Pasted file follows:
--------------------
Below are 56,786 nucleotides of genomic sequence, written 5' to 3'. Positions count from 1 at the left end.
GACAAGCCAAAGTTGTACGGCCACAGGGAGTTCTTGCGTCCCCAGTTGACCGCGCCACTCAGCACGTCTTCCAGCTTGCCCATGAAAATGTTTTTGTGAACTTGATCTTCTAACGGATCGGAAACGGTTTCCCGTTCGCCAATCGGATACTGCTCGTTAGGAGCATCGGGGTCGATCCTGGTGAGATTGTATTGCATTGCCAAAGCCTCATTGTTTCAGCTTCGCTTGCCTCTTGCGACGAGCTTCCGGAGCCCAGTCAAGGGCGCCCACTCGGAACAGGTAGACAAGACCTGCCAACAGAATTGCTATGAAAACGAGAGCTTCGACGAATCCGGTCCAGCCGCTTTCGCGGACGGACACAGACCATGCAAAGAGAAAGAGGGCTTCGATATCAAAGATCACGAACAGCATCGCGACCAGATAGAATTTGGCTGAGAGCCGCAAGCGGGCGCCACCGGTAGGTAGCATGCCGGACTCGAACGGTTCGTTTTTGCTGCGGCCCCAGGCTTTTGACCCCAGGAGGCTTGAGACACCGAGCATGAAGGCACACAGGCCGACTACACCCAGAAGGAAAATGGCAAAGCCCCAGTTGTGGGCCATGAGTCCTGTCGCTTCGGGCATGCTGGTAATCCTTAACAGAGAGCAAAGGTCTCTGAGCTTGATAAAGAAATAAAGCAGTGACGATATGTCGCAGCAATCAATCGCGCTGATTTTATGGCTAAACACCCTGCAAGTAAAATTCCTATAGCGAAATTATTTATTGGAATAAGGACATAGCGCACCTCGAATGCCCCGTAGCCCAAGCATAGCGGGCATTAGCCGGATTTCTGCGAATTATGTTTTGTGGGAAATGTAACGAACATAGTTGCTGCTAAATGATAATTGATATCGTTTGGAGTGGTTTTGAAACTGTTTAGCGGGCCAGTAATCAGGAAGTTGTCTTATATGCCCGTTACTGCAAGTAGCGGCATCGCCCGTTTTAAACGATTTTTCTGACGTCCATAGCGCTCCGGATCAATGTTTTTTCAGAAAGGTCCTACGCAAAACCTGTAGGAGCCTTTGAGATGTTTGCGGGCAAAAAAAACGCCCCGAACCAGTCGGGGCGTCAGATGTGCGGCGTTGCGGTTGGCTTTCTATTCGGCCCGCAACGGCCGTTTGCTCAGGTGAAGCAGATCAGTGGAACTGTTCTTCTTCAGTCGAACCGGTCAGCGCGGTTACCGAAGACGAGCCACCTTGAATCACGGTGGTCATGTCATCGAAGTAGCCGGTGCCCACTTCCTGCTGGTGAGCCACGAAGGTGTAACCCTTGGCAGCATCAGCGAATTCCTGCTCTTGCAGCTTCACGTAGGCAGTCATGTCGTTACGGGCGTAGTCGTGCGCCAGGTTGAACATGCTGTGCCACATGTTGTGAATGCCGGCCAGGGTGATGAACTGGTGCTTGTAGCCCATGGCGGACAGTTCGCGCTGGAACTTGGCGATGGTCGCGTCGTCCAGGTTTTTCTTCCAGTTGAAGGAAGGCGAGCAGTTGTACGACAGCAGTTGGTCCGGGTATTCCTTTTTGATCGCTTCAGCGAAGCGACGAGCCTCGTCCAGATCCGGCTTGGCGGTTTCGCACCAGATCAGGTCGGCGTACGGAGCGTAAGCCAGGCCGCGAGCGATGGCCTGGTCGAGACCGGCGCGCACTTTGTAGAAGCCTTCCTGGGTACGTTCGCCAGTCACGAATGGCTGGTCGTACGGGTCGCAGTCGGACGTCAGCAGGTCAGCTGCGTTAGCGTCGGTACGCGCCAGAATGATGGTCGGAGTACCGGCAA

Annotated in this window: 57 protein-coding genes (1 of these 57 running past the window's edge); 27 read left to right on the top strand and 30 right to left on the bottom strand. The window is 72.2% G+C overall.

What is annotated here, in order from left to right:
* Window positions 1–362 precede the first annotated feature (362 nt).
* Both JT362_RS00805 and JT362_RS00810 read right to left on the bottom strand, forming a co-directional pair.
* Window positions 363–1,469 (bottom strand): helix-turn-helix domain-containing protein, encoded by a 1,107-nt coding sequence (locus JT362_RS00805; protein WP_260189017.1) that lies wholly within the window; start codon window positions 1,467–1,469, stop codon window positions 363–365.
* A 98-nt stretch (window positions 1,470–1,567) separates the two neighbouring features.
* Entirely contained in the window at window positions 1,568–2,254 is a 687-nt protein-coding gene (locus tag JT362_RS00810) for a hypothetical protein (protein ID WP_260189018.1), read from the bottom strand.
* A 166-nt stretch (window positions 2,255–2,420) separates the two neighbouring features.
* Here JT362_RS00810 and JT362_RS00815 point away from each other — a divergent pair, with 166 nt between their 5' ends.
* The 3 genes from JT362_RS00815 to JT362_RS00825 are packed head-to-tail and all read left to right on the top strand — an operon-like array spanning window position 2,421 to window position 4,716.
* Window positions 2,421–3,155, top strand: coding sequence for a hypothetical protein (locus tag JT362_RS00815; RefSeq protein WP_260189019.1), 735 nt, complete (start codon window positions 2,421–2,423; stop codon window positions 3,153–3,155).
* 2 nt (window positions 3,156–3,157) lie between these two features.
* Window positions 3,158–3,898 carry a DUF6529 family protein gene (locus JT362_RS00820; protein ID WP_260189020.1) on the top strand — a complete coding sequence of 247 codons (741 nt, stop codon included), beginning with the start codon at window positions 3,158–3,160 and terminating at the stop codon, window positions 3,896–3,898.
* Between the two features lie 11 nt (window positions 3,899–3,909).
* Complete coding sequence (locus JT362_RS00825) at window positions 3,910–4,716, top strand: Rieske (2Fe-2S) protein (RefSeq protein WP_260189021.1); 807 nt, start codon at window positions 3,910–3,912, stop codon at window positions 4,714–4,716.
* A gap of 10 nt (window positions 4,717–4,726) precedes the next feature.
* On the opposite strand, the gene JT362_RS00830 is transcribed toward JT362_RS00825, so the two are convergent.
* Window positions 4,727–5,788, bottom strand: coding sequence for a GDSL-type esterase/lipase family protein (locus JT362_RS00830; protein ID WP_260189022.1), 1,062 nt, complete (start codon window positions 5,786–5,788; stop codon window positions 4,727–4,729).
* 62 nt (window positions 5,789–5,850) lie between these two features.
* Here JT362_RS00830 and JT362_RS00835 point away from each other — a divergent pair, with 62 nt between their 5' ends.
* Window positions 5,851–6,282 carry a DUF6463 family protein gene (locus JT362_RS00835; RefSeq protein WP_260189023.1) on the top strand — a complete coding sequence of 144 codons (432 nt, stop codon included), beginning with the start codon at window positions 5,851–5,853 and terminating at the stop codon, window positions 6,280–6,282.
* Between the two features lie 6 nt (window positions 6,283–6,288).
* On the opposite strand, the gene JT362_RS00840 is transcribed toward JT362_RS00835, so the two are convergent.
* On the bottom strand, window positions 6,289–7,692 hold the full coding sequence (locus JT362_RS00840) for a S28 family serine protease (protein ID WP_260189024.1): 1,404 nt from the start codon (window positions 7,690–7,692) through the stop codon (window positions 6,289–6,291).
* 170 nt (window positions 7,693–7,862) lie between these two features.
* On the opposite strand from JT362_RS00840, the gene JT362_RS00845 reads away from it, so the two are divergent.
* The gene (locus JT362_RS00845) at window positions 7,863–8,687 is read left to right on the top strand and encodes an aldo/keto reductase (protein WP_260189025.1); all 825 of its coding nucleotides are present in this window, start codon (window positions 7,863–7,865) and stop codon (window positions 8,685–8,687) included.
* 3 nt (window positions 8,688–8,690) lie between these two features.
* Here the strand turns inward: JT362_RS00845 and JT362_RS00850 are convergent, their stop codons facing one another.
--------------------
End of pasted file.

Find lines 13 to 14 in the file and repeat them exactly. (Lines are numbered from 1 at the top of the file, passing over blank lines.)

* Window positions 2,421–3,155, top strand: coding sequence for a hypothetical protein (locus tag JT362_RS00815; RefSeq protein WP_260189019.1), 735 nt, complete (start codon window positions 2,421–2,423; stop codon window positions 3,153–3,155).
* 2 nt (window positions 3,156–3,157) lie between these two features.